About one in every 100 children has a heart problem, which may also be called a heart defect or congenital (present from birth) heart disease. Heart defects can usually be treated with medicine, surgery or other medical procedures.
Most tests for heart problems are simple, quick and not painful. Most children with heart defects live a normal and full life with very few or no restrictions.
Signs and symptoms of heart defects
Many children with heart defects appear healthy and have no symptoms, and their parents do not know they have a heart problem. If children do have symptoms, they often develop in the first few weeks after they are born. Common symptoms include:
- blue colour around the lips and blue skin (cyanosis)
- difficulty feeding (especially becoming sweaty during feeds)
- shortness of breath
- poor growth
- pale skin
These symptoms result from a reduced oxygen supply to the body, which happens because the blood does not have as much oxygen as usual, or the heart does not pump as well as it should.
How the heart works
The heart has four chambers (like rooms) – two on each side of the body. The right side collects blood from the body and sends blood to the lungs to collect oxygen from the air we breathe. The left side collects the fresh blood back from the lungs and pumps it to the rest of the body.
Arteries are the tubes that carry blood away from the heart and veins are the tubes that return blood to the heart.
The blood from the lungs, which is full of oxygen, is often called red blood, as it looks bright red. Blood that has returned from the body back to the heart does not have much oxygen, and is often called blue blood because it has a darker blue colour.
Walls in the heart keep the red and blue blood separate, and valves (like one-way doors) keep the blood flowing in the right direction.
What causes a heart defect?
Sometimes there is a defect in the walls of the heart (e.g. a hole in the heart) or a problem with the valves (e.g. they may be too narrow or completely blocked). This means either the blue and red blood gets mixed up, or the heart may not pump very well. When these problems occur, the body may not get as much oxygen as normal.
Usually, a heart defect develops when the baby is still growing in the uterus. It is not caused by anything the mother did during her pregnancy, and often doctors cannot tell why the defect has happened. Sometimes heart problems are due to genetics (there is a family history of heart defects). Sometimes, certain illnesses in childhood cause damage to the heart.
Children can get problems with their heart after a viral infection (a virus). However, this is extremely rare.
When to see a doctor
If your child has any of the symptoms of a heart defect, see your GP. You will be referred to a paediatrician or paediatric cardiologist (children’s heart specialist).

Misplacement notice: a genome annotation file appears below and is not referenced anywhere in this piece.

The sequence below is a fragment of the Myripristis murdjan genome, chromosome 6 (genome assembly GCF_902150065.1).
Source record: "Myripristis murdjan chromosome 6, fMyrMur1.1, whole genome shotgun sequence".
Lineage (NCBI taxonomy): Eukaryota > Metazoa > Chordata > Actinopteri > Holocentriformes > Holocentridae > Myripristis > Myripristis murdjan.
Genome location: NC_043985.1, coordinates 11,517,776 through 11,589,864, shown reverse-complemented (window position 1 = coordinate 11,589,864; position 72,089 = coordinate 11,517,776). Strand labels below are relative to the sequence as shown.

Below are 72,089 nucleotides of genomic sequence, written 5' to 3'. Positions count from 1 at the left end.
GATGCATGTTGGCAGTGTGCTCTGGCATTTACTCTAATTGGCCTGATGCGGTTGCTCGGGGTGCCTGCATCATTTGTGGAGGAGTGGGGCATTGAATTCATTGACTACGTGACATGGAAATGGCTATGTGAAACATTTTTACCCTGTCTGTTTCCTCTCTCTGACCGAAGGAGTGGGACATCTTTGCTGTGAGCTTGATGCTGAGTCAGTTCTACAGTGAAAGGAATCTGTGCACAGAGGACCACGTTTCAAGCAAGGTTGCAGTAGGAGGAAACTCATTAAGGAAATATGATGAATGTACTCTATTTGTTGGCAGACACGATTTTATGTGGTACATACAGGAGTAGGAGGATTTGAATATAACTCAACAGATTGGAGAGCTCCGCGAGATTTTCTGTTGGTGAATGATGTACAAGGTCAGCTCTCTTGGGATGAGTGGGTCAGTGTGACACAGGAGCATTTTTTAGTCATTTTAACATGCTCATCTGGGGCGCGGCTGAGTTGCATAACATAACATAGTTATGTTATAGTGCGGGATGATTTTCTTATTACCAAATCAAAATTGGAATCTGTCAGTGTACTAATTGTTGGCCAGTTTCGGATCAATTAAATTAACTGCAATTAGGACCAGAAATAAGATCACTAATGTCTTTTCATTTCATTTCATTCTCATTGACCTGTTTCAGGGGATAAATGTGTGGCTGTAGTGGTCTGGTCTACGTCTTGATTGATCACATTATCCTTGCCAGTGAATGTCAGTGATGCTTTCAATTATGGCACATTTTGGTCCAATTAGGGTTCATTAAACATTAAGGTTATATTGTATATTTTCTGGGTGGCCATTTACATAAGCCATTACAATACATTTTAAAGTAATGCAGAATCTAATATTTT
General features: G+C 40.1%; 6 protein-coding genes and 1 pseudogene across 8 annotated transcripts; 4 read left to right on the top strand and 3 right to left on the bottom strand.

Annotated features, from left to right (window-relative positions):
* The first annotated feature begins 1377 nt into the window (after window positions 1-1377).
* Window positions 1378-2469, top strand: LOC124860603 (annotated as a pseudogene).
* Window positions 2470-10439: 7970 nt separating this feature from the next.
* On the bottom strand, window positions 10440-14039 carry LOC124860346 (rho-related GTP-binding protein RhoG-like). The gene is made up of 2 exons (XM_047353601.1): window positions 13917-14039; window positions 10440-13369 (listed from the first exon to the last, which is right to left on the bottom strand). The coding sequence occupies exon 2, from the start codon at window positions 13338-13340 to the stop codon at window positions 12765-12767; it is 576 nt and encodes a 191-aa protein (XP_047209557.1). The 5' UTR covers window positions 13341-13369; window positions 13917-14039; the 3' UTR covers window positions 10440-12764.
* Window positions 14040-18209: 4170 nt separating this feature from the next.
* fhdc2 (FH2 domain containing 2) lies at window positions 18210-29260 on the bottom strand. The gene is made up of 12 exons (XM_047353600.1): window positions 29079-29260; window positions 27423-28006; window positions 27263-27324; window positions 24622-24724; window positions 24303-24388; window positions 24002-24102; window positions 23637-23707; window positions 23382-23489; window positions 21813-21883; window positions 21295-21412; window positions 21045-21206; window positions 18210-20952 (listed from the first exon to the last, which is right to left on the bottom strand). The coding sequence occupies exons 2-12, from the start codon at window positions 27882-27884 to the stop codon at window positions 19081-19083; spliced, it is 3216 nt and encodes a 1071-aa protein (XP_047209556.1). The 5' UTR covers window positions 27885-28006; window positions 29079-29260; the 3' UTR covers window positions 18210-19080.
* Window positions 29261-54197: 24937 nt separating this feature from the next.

There are several tests performed to diagnose heart defects, most of which are simple, quick and painless:
- Chest X-ray – a simple and quick X-ray of the chest.
- ECG (an electrocardiogram) – wires are attached with sticky dots on the skin of the chest, arms and legs. The wires record the electrical activity of the heart. It is very quick and your child won’t feel anything more than the sticky dots. Your child must lie quite still for about a minute, which can be tricky as small children tend to wriggle around.
- Ultrasound scan (an echocardiogram, or an echo) – a handheld scanner is placed on the chest and stomach and gives a picture of the heart on a TV monitor. Your child will feel some pressure as the scanner is pushed quite firmly. It is not painful but may be a bit uncomfortable.
Because your child must lie very still for these tests, sometimes they are given some sedation (medicine sedation to make them feel sleepy). This is usually a liquid they drink or a small squirt given up the nose by syringe. There are no needles involved.
Treatment for heart defects
The treatment for your child’s heart defect will depend on the cause of the problem. Most heart defects resolve by themselves over time, and some can be fixed with medicine. Sometimes surgery or other procedures may be needed. In some cases, your child may need a combination of treatments.
For some heart problems, children can take medicine that can be stopped once the problem has improved. Sometimes medicines need to be taken for many years, or even for the child’s whole life.
Heart surgery can provide a life-long cure for some heart conditions. A heart surgeon will discuss the risks and benefits with you in detail. Sometimes, surgery may be delayed until your child is older and stronger, which means they are able to tolerate the surgery better. Depending on your child’s condition, multiple operations may be needed.
In very rare cases where surgery, procedures or medicine does not help, a child may need a heart transplant.
Some procedures involve putting a thin tube, called a catheter, through the veins to the heart to treat the heart defect. Your child is given a general anaesthetic for this procedure.
How will a heart defect affect my child?
Some parents worry that their child might die suddenly. Fortunately, this is extremely rare for children. Most children with heart problems are successfully treated, and many live an active and healthy life.
It is understandable to feel very protective of your child if they have a heart problem. Yet many children can be independent, play competitive sports and do almost all of the things that other children do with very few restrictions. Check with your doctor about what level of physical activity is safe for your child.
If your child’s childcare centre, kindergarten or school is concerned about your child taking part in regular activities, or you are given conflicting advice by another health professional, talk to your child’s cardiologist and ask for a letter about what your child can or cannot do.